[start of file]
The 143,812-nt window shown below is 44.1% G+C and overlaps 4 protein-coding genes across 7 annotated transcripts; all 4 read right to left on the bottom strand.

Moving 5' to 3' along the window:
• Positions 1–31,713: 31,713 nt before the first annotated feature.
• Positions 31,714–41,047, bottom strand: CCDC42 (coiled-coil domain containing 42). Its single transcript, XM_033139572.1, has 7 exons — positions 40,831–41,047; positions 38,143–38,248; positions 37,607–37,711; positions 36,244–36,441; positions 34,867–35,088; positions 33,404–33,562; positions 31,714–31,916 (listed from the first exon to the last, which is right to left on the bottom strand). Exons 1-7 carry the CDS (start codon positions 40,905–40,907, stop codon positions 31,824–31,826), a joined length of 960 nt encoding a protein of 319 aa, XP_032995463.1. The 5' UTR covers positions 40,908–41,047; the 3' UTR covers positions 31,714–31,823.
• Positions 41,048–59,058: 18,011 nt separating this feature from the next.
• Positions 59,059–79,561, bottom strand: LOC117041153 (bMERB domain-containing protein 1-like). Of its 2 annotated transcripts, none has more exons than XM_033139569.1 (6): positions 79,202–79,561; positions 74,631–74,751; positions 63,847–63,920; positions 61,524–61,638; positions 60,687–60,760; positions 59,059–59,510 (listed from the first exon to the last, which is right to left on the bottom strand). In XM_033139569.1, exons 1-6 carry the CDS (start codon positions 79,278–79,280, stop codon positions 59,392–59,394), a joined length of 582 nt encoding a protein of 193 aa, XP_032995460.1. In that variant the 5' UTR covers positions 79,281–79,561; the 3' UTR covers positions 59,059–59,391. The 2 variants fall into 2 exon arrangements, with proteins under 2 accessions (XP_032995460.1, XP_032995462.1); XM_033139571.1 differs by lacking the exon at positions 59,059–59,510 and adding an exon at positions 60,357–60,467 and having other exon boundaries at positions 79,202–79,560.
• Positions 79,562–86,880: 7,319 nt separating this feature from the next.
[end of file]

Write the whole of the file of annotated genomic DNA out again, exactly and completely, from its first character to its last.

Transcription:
The 143,812-nt window shown below is 44.1% G+C and overlaps 4 protein-coding genes across 7 annotated transcripts; all 4 read right to left on the bottom strand.

Moving 5' to 3' along the window:
• Positions 1–31,713: 31,713 nt before the first annotated feature.
• Positions 31,714–41,047, bottom strand: CCDC42 (coiled-coil domain containing 42). Its single transcript, XM_033139572.1, has 7 exons — positions 40,831–41,047; positions 38,143–38,248; positions 37,607–37,711; positions 36,244–36,441; positions 34,867–35,088; positions 33,404–33,562; positions 31,714–31,916 (listed from the first exon to the last, which is right to left on the bottom strand). Exons 1-7 carry the CDS (start codon positions 40,905–40,907, stop codon positions 31,824–31,826), a joined length of 960 nt encoding a protein of 319 aa, XP_032995463.1. The 5' UTR covers positions 40,908–41,047; the 3' UTR covers positions 31,714–31,823.
• Positions 41,048–59,058: 18,011 nt separating this feature from the next.
• Positions 59,059–79,561, bottom strand: LOC117041153 (bMERB domain-containing protein 1-like). Of its 2 annotated transcripts, none has more exons than XM_033139569.1 (6): positions 79,202–79,561; positions 74,631–74,751; positions 63,847–63,920; positions 61,524–61,638; positions 60,687–60,760; positions 59,059–59,510 (listed from the first exon to the last, which is right to left on the bottom strand). In XM_033139569.1, exons 1-6 carry the CDS (start codon positions 79,278–79,280, stop codon positions 59,392–59,394), a joined length of 582 nt encoding a protein of 193 aa, XP_032995460.1. In that variant the 5' UTR covers positions 79,281–79,561; the 3' UTR covers positions 59,059–59,391. The 2 variants fall into 2 exon arrangements, with proteins under 2 accessions (XP_032995460.1, XP_032995462.1); XM_033139571.1 differs by lacking the exon at positions 59,059–59,510 and adding an exon at positions 60,357–60,467 and having other exon boundaries at positions 79,202–79,560.
• Positions 79,562–86,880: 7,319 nt separating this feature from the next.